Back in the 1990s, Grant’s family owned a sand plant. More specifically, they were in the business of designing concrete and asphalt mixes. Grant would go on to later purchase the business from his father when he was retiring. He then proceeded to make an attempt selling their sand for golf greens. Penn State’s Andy McNitt became Grant’s mentor in teaching him the physical properties of soil. As time went on, Grant struggled with the golf industry. Then one day, an old-timer in the business suggested he try making infield soils instead — something Grant knew absolutely nothing about. But in the early 2000s, he searched for standards for infield soil recipes and found very little information. Grant quickly realized he would have to start from scratch. It was then he set out to develop tests and processes for developing and evaluating infield soils.
Now up to this point, infield soils that were sold in the U.S. were usually soils that were harvested and screened and labeled for sale as infield soil. There was NO science involved in the process. Grant’s persistence in constantly testing and developing the best way to manufacture consistent, high-quality infield soils paid off. After much blood, sweat & tears, DuraEdge infield soils were born. The key was once he found an effective soil formula, he needed to ensure he would be able to make the soils exactly the same, time after time. So Grant designed and constructed a mobile blending plant called “the DuraMixer” that allowed him to replicate the exact same infield soils anywhere in the country. That consistency was absolutely crucial to DuraEdge’s success and was truly a revolutionary concept in the infield soil industry.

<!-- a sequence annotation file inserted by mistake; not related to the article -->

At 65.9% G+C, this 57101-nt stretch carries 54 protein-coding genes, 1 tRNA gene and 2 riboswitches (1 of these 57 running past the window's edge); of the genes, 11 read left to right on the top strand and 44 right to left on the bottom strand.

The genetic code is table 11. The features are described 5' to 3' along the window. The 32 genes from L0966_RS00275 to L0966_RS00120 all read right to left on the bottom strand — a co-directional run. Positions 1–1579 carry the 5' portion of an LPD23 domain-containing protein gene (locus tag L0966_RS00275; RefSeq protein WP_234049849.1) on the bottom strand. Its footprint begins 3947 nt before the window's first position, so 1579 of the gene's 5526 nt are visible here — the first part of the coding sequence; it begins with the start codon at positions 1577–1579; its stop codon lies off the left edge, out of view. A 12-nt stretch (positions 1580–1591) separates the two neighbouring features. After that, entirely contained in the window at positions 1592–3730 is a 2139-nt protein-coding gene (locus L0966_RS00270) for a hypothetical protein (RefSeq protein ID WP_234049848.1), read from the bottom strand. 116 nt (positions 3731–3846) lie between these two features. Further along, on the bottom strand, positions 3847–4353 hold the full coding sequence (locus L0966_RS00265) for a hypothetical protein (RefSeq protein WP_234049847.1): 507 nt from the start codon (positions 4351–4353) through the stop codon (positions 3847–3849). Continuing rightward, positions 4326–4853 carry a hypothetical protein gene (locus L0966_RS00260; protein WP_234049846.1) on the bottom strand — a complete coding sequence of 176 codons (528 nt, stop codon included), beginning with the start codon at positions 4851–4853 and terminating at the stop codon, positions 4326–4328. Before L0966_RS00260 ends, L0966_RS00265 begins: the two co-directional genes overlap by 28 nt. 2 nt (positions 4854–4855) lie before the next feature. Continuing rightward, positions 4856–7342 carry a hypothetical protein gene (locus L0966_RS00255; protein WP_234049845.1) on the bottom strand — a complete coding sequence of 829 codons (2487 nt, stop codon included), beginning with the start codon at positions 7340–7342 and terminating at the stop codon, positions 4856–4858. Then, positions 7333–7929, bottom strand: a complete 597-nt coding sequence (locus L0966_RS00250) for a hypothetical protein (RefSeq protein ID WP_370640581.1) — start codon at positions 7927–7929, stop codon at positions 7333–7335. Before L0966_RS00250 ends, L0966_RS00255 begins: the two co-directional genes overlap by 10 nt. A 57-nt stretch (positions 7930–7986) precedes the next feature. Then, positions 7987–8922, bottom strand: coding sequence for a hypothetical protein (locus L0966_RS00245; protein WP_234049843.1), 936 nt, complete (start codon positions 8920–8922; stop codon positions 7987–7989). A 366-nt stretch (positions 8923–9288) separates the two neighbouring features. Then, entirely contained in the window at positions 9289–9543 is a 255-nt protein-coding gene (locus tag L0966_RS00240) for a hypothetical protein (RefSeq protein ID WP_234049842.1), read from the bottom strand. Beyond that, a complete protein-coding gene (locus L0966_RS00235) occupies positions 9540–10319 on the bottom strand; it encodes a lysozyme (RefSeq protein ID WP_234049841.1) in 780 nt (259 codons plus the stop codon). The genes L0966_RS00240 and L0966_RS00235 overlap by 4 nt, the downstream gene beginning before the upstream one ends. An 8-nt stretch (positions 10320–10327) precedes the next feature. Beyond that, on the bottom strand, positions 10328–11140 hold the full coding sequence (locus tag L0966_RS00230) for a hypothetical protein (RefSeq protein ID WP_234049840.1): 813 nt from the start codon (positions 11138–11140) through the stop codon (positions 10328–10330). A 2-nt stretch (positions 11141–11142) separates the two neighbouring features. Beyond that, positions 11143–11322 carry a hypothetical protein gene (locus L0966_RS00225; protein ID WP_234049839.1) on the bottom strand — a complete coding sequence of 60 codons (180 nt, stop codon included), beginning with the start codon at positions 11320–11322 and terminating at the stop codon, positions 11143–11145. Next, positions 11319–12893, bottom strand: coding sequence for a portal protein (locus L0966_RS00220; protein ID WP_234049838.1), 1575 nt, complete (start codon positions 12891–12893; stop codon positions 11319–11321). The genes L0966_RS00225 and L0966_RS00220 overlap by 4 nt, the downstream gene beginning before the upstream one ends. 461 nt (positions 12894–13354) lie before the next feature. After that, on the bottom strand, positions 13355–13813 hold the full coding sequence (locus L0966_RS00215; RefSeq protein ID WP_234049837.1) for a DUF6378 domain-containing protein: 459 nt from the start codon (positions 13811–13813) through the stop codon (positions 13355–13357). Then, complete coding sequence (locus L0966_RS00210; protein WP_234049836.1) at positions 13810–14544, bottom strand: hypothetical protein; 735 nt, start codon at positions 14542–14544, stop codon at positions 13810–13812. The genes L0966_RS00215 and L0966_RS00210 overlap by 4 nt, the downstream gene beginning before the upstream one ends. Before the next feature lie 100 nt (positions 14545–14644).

Within a few years, DuraEdge soils had quickly found their way into more than half the MLB ballparks, as well as many of the Minor League fields. Today, DuraEdge is in all but a handful of MLB parks and the product is in demand from pro ballplayers due to its performance during games. DuraEdge soils are now used at all levels of play — from Little League all the way up through the pros.
But Grant didn’t stop there. He is certainly not one who rests on his laurels. Once DuraEdge had perfected infield soils, focus turned to mound clays, expanded shale infield topdressings and, now to calcined clay infield topdressings. DuraEdge strives to create the best products possible that provide the biggest benefit to the baseball and softball groundskeepers. And it’s all guided by science, research and testing to back up their claims. Grant is so very transparent with his testing and makes the results available in his marketing materials and website. He hides nothing. And, that more than anything is why groundskeepers everywhere have grown to love DuraEdge and their products. You get top-quality materials — no smoke, no mirrors.
So what does Grant see as the biggest challenge ahead in the soil industry? He sees it as figuring out how to stem the tide of the 1,000+ American ballfields converting to artificial turf every year. Knowing the challenges of maintaining infields is a big part of that, you can bet he is already working on a solution.
Beacon and DuraEdge are very similar. We have both carved out a niche in the baseball and softball world and we strive to develop and provide innovative solutions that provide answers for the challenges of modern day groundskeeping. We’re proud to provide their great products, knowing this will help many of our customers nationwide. The Beacon-DuraEdge partnership is making a difference.
Paul Zwaska (contributor)